Gamers' Delight

A new downtown business puts competitive gaming in its crosshairs

Less than 10 years ago, 20 million people were self-described video-game buffs. Now, as the industry continues to grow and the technology advances, the gaming population has soared to well over 150 million. Here in Knoxville, gaming is just as popular as ever, with Epic Computing in Seymour and Game Connection in Halls catering to the true competitive gamers in our town. And soon, a new addition to the gaming scene will appear downtown on Gay Street's 100 block.

"Currently, the video-game industry outsells the blockbuster-film industry," Summer Shelton writes in an e-mail. At the tail end of February, Shelton plans to open the doors of Versus at 119 S. Gay St., just a few doors down from Nama Sushi Bar. Versus is designed to provide a space for live music, artwork and competitive gaming, featuring the XBox 360, Nintendo Wii and Playstation 3. Versus doesn't just cater to the youngest demographic, either; many of the kids who grew up with Atari still play with a kind of competitive spirit that's usually reserved for professional athletes.

"It's not just kiddos that are console users," Shelton goes on. "People my age [from 25 to 35] are the first video-game generation.... Most people can't afford to have all the XBox 360 games in their home. Similar venues have been successful in other cities, so why not Knoxville?"

The gaming space will take up the main floor of the building, with the downstairs to be used for all-ages concerts and impromptu art shows.

"I really want to feature new music in Knoxville," Shelton says. "I want younger bands to know that they have a place to showcase their music."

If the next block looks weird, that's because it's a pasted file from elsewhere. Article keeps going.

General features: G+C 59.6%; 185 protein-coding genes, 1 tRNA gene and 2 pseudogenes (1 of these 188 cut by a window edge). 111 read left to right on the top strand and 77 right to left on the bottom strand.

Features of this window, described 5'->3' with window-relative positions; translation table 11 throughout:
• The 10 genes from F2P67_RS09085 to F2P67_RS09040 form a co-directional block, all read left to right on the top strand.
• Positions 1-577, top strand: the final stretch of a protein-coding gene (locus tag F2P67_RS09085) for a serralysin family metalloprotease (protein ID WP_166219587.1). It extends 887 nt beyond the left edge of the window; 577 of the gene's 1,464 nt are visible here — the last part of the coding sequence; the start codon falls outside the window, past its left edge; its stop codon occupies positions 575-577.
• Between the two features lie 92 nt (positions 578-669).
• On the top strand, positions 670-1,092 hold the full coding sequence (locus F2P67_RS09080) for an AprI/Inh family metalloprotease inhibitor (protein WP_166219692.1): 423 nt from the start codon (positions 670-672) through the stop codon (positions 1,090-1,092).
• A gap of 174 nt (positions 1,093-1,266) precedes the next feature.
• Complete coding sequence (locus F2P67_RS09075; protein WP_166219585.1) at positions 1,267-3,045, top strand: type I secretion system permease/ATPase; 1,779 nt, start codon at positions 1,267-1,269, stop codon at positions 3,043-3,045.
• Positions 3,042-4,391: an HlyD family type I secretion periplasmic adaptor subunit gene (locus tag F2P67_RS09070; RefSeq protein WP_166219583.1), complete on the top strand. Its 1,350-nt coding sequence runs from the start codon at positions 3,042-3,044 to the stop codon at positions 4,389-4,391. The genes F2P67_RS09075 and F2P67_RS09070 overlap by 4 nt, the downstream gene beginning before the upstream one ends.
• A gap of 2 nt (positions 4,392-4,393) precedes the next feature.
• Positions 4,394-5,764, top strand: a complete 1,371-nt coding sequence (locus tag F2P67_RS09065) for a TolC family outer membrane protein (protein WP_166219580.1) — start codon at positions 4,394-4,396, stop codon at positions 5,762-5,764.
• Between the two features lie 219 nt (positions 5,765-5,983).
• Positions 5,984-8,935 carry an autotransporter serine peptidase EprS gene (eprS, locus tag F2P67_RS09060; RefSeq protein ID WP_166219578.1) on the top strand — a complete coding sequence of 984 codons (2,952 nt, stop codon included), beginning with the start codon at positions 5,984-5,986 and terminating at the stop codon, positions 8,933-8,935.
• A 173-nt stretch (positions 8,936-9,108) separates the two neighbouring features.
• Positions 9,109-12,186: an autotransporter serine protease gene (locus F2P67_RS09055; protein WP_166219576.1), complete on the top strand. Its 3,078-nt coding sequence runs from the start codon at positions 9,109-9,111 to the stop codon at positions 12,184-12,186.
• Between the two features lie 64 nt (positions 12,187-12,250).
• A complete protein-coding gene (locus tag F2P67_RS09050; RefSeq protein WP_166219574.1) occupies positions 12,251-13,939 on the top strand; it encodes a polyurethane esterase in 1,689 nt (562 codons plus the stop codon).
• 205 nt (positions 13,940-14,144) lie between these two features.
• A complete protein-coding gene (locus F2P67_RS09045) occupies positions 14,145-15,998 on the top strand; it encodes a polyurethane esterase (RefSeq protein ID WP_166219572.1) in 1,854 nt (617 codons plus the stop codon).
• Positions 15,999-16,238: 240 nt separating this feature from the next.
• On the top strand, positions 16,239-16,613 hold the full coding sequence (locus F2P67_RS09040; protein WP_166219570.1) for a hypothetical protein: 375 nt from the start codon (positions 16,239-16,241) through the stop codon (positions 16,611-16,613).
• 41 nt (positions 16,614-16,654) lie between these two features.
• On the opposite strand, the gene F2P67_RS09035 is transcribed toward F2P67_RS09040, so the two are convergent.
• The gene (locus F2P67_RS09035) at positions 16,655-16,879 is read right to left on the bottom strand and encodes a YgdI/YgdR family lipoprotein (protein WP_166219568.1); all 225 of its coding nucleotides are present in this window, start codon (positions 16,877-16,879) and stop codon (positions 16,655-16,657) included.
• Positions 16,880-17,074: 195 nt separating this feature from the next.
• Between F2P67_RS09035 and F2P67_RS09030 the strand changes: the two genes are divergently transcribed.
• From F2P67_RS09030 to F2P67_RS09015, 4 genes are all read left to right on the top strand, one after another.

Shelton's brother, Sky, is a serious gamer. It was her brother's passion for gaming culture that eventually inspired Versus. Shelton insists that gaming is not a phase; it's a lifestyle, a bit of high-tech culture that has grown beyond certain geeky cliques.

In January, 2005, Knoxville hosted a competitive video-game tournament at the Convention Center. It was the first so-called "high-tech" event in Knoxville. "Chasing the Dream," the name given to the tournament that attracted gamers from around the country, was the brainchild of the former track-and-field Olympian, Knoxvillian, and avid gamer Laurence Johnson.

Even a 17-year-old student from England made the trip to Knoxville to play Halo 2 against some of the best gamers around. The purse for the Knoxville tournament was $5,000. In many ways, the competition wasn't just about the money, it was, dare say, for the love of the game.

"It's very likely that people who were passionate about Super NES are passionate about today's consoles," Shelton says. "It doesn't matter if they work in a bank or attend middle school. Gamers are gamers for life.

"I don't play video games," she adds. "That's a good thing, because I would probably play instead of work."

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